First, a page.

The national living wage is threatening the survival of independent retailers, the NFRN has warned.
According to the federation, retailers are struggling to meet wage rises - which will result in reduced staff hours, job losses and eventually store closures.
In the five years from 2010 to 2015, the minimum wage has increased by 12.9% and when the national living wage was introduced wages increased by 10% overnight. According to the NFRN, retailers are struggling to meet these figures.
“If the government persists with its plan to increase the living wage to more than £9 by 2020, wage bills will rocket by more than 25% in just five years,” said NFRN chief executive Paul Baxter.
“With the additional costs of auto-enrolment, these are charges that independent retailers - many of whom are struggling to survive - will be unable to pay. Since the living wage came into effect, some shop owners have been forced to cut staff hours, working even longer hours themselves, which means they are not even earning anywhere near the minimum wage.”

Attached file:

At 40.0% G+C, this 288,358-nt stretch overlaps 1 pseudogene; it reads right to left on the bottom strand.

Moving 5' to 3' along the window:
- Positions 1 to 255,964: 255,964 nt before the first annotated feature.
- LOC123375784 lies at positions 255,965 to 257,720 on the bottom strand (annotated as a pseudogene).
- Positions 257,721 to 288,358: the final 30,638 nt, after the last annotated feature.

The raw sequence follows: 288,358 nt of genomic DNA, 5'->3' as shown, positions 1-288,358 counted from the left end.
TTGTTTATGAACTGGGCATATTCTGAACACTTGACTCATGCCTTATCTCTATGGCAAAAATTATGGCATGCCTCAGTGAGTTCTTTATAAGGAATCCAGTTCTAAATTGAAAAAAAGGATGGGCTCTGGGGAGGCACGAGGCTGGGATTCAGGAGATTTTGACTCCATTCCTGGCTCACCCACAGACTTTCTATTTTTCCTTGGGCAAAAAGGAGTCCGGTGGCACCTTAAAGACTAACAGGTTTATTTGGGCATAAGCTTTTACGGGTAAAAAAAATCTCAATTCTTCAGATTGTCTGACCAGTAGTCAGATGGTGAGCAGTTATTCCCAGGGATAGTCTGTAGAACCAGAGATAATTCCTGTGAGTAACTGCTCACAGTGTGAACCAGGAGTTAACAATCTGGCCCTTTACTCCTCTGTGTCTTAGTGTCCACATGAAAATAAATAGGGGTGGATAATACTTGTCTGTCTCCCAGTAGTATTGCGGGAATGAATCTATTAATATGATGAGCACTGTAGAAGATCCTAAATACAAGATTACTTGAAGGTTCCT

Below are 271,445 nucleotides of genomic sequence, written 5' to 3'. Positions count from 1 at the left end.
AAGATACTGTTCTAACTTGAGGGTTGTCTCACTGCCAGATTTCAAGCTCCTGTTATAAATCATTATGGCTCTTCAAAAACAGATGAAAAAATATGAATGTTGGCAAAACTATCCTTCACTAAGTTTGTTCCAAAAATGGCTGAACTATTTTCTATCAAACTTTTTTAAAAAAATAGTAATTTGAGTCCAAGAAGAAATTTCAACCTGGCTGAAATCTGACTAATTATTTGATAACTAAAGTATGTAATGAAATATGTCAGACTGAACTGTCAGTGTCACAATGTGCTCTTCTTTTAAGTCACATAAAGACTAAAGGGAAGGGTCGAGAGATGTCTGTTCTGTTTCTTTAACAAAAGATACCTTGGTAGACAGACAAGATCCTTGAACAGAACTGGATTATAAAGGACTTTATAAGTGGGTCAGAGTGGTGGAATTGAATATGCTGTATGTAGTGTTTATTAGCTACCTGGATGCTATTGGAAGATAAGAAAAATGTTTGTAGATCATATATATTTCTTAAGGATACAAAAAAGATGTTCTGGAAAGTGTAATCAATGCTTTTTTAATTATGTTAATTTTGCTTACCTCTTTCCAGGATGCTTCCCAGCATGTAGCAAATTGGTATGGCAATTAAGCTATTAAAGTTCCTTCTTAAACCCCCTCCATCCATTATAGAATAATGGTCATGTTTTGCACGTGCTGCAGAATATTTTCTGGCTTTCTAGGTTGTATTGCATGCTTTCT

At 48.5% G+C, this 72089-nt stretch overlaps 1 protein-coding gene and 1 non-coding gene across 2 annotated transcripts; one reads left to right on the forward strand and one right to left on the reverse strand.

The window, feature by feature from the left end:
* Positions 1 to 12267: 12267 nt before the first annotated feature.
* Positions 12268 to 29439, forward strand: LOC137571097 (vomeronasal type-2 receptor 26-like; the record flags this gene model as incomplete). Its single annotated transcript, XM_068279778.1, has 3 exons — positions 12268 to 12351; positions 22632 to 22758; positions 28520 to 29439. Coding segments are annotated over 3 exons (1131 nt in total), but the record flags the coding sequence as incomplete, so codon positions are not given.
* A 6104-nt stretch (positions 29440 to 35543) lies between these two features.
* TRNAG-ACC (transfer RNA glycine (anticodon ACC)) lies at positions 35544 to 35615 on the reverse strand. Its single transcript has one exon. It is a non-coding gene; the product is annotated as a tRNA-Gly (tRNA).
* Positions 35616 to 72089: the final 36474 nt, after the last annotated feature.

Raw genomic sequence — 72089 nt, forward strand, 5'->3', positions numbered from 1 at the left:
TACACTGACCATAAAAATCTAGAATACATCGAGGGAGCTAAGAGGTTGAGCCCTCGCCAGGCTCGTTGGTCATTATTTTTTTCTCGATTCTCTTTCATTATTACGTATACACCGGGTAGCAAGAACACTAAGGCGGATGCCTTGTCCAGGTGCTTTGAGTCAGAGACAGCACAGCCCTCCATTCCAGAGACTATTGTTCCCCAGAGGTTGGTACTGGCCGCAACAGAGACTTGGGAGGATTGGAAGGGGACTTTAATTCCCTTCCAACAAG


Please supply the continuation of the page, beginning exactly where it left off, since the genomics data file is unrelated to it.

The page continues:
“The government needs to consider carefully the impact that any changes would have on small independent businesses as further increases could see employees losing more hours, job losses and even store closures, robbing communities of a valuable lifeline.”